Tooele County v United states (Southern Utah Wilderness Alliance Intervenor)

County and Utah officials sued the United States seeking to quiet title in certain rights of way. The district court issued an order enjoining Alliance for an indefinite period from prosecuting its state court suit seeking a declaration that Utah officials lack authority to bring the federal quiet title action and baring funding of the suit. Alliance appealed the order. The panel, with one judge concurring, reversed. The majority held the district court had jurisdiction to issue the order as it protected its jurisdiction over the quiet title suit. It held the panel had jurisdiction because the order was in effect for more than 14 days and was thus a preliminary injunction for appellate jurisdiction purposes. It held the order was improper as the anti-injunction act 28 USC 2283 generally bars injunctions against state suits and the exception argued below did not apply as state court case did not involve in rem or quasi in rem jurisdiction but the authority of Utah officials to bring suit. It held this case was distinguishable from the cases county relied upon as there is no multidistrict litigation, the state suit in no way impinges on the case management order entered in the federal suit and the possibility that the state suit may make settlement more difficult is not a ground to enjoin the state suit. The majority refused to consider whether another exception to 2283 applied as the issue was not briefed below. The concurrence argued that while the part of the state suit seeking a ban on funding could justify an injunction here, it was unnecessary as such state law bans are beyond the state court’s authority. It also argued that seeking answers to state law issues in parallel suits has long been approved and the state court suit here is not troubling.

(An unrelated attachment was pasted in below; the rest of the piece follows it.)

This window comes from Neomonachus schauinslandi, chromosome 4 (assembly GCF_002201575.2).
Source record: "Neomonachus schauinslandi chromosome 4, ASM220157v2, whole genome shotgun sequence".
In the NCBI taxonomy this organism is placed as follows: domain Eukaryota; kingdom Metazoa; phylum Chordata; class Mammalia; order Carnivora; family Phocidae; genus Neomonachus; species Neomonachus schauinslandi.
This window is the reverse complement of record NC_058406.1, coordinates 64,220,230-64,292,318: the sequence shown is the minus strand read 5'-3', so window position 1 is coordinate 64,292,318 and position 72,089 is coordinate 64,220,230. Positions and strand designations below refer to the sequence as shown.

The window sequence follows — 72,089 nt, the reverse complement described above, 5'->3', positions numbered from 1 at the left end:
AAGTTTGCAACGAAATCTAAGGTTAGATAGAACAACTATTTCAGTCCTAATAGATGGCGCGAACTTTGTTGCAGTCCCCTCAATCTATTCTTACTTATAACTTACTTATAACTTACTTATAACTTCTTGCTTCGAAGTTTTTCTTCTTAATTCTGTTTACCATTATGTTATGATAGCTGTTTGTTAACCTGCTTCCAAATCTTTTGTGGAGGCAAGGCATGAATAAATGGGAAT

Ceco Concrete Construction, LLC v Centennial State Carpenters Pension Trust

Trust appealed the district court’s grant of summary judgment to Ceco confirming an arbitration award which allowed Ceco to not pay withdrawal liability for stopping contributions to the Trust and the award of costs. The panel reversed and remanded. It held that under 29 USC 1301(b)(1) and 1383(b)(2), liability is imposed on entities which are under common control and one of the entities does covered work within  five years of the termination of responsibility to make contributions. Here, Ceco’s responsibility to make contributions ended in 2010, its owner bought a competitor which did the same kinds of construction work as Ceco within the five year window and this work by the acquired entity triggered the liability. The panel emphasized that it the resumption of work which triggers the liability and thus a court must evaluate the whole five year period in determining if a statutory withdrawal has occurred. I also reasoned this construction of 1301 and 1382 best effectuates the purpose of the statute to protect multiemployer pensions from withdrawing employers by preventing end runs though transferring work to other entities within a controlled group of entities. The panel included instructions in the remand to vacate the cost award as Ceco was no longer a prevailing party.

McCormick v Parker

McCormick appealed the denial of his Brady claim in his habeas proceeding. The panel reversed. It held that Oklahoma had waived its procedural default affirmative defense as it failed to raise it in the district court despite an earlier panel inviting tit to do so. The panel held that because the forensic nurse who testified at McCormick’s trial examined the alleged child victim at law enforcement’s request and kept a record in anticipation of trial, she was part of the prosecution team. The panel noted this was consistent with the holding of the only other appellate court to rule on the issue. It held that the nurse’s knowledge that she was not certified was imputed to the prosecutor on these facts. It held the nurse’s lack of certification at the time of trial was material as she was the only witness to offer corroborating evidence of the child’s testimony and two jurors stated during voir dire that expert testimony would be necessary for them to convict. Thus, there was a Brady violation and habeas relief was granted subject to Oklahoma’s right to retry McCormick.

Castaneda v JBS USA, LLC

The panel and the active membership of the court denied Castaneda’s petition for rehearing and rehearing en banc. The panel sua sponte added a word to the original opinion on page 17.